At-risk teens train dogs

Students help shelter dogs become more adoptable.
By  Kelli Harmon

For three weeks at a time, students in some Los Angeles–area high schools host very special guests. The schools are unique; they are designed for teens at risk of not graduating. Curriculum is tailored so students can gain enough credits to return to a regular high school and graduate. The special guests? Dogs, once also at risk, simply because they had entered a municipal shelter. The program, run by No-Kill Los Angeles (NKLA) Coalition member K9 Connection, is how student Mark was matched up with a sleek black dog named Sari. By all accounts, the two were bettered by the experience. But there’s still one thing needed to complete the happily-ever-after.

Mark with Sari the dogRising to the challenge

Juliet Beynon, project director at K9 Connection, explains that each program begins with students choosing a dog to train. “Oftentimes students see their personality in the dog,” Juliet says. Seventeen-year-old Mark confirms he saw a bit of himself in Sari, but he was in for a surprise. “This calm dog I thought would be a breeze was actually more than I expected,” says Mark. Sari has a lot of energy; but Mark didn’t ask for a different dog. “Rather than be discouraged,” he says, “I took it as a challenge.”

Juliet says their students are no strangers to challenge. “Many are not living at home with both mom and dad. They have a guardian, or one parent who has a couple jobs. Often they’re just really sweet kids who have a lot of responsibility — you find out they’re taking care of younger siblings, trying to get them to school.”

Success with Sari

For three weeks, Mark spent two hours a day with Sari. Like seven other students enrolled in the program, he spent one hour training his dog, and one hour with her in his classroom, where Sari was expected to be calm. Mark taught Sari to pay attention to her handler and basic cues. The purpose was twofold: Teach Mark to train a dog, and help Sari learn great manners that might help her get adopted.

While other program dogs came from an L.A. city shelter, Sari was picked up daily from Best Friends’ NKLA Pet Adoption Center. Angela Rovetto, the center’s lead pet caregiver, says, “We picked Sari for K9 Connection’s program because she was already a good dog, but she was getting overlooked by adopters.” They hoped sharp manners would help Sari stand out, get noticed and find a home. By the end of Mark’s time with Sari, he hoped so, too.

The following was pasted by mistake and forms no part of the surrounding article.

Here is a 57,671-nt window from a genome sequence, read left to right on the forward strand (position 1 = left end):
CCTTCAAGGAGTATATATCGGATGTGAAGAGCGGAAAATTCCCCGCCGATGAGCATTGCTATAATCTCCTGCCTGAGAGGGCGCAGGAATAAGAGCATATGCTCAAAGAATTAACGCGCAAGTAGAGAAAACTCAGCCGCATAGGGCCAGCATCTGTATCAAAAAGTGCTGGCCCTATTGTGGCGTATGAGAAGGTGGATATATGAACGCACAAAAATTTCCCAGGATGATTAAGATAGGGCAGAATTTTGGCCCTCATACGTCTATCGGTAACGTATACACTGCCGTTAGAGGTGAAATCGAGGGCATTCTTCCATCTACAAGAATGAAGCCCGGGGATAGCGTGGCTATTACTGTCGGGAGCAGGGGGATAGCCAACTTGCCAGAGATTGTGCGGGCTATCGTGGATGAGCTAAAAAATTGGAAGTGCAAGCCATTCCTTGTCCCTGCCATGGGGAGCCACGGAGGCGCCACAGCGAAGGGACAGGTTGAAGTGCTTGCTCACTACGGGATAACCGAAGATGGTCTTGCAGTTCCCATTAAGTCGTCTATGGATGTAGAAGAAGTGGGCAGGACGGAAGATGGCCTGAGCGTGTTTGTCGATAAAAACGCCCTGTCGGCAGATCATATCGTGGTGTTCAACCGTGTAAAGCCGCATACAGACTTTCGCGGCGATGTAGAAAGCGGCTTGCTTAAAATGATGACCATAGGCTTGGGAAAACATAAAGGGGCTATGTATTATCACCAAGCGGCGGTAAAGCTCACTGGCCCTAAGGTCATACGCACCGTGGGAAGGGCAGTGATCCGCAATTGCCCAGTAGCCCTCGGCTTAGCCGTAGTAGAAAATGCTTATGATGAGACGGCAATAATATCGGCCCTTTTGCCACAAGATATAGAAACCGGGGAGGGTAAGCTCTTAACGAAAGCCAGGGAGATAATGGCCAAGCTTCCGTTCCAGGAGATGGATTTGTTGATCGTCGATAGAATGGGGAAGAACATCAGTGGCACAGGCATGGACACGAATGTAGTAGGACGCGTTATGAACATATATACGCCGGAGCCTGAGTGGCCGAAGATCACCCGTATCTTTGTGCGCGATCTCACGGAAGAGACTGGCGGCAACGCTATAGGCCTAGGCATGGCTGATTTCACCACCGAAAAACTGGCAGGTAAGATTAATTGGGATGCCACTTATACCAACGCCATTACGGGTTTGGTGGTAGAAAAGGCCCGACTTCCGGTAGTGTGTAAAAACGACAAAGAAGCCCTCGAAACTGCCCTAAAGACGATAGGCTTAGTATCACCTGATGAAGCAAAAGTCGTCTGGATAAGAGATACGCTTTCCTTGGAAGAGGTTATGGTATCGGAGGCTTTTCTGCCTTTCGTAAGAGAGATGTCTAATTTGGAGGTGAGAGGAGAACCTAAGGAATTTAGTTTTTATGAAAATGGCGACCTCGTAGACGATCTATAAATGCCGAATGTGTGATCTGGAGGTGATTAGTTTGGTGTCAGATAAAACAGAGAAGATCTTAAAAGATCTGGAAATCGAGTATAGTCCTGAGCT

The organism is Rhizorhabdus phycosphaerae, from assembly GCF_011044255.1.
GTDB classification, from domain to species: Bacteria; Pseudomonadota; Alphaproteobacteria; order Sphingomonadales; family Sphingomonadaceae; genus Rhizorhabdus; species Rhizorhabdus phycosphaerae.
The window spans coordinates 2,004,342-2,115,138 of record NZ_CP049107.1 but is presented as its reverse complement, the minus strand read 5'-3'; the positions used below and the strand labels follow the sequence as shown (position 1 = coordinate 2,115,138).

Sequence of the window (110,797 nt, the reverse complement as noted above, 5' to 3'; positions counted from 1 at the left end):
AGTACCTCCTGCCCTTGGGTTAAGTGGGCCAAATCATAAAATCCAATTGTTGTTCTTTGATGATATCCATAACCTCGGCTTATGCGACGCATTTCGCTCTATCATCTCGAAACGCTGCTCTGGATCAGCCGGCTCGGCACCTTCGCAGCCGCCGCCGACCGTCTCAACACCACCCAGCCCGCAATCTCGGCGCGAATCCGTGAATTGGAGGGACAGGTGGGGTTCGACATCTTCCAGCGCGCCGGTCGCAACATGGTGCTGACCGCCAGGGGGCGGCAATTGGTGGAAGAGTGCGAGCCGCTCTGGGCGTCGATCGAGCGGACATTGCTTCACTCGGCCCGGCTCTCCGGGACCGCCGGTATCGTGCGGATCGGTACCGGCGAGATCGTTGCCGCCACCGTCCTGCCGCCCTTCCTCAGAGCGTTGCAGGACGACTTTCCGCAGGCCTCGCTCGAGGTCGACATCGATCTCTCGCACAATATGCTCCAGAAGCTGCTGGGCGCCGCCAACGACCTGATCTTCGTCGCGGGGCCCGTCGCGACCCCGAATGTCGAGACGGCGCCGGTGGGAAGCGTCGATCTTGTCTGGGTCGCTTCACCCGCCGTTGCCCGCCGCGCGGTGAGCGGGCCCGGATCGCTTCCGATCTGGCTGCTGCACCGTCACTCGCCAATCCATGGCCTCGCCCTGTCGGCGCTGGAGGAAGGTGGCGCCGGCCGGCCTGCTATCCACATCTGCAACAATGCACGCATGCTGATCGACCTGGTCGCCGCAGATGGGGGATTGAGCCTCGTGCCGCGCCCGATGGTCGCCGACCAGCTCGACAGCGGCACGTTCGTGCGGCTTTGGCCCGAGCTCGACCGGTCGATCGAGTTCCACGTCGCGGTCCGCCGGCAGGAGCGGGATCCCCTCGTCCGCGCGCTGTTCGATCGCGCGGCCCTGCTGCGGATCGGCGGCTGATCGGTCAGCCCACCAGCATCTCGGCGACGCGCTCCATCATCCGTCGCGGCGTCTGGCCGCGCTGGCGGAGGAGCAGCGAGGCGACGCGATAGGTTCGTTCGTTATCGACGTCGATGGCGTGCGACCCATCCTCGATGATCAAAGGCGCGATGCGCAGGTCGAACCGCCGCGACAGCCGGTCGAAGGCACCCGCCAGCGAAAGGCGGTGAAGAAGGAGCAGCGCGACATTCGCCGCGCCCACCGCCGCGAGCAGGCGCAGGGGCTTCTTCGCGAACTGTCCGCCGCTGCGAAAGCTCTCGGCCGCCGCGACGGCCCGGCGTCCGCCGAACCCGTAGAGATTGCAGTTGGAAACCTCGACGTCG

Still looking for a home

Sari is available for adoptionMark and Sari passed their final test with flying colors. Now that Mark has completed the program, he’s eligible to be a peer leader in the next K9 Connection program and a paid intern after he graduates high school. K9 Connection will help him with college applications and job references. K9 Connection is pulling for Sari, too.

Angela says, “K9 Connection has showcased Sari at their events. They’re going above and beyond.” And she’s impressed with Mark’s work. Angela says, “Sari’s more in tune with people now. She’s waiting to be asked for something versus just running wild. She’s still wiggly and happy, but well-mannered and polite.” Sari is good with kids and other dogs, and wants nothing more than to be with people.

It’s only a matter of time for Sari. K9 Connection has a 100 percent adoption rate for dogs who have gone through their program. Mark’s program graduation speech sums up the feelings of all who meet Sari. He says, “I can’t wait to see this wonderful dog get adopted, so she can make someone else as happy as she made me.”

For more information about Sari and all the pets at Best Friends’ NKLA Pet Adoption Center, visit the website.

Photos by Lori Fusaro and courtesy of K9 Connection

Caring for Pets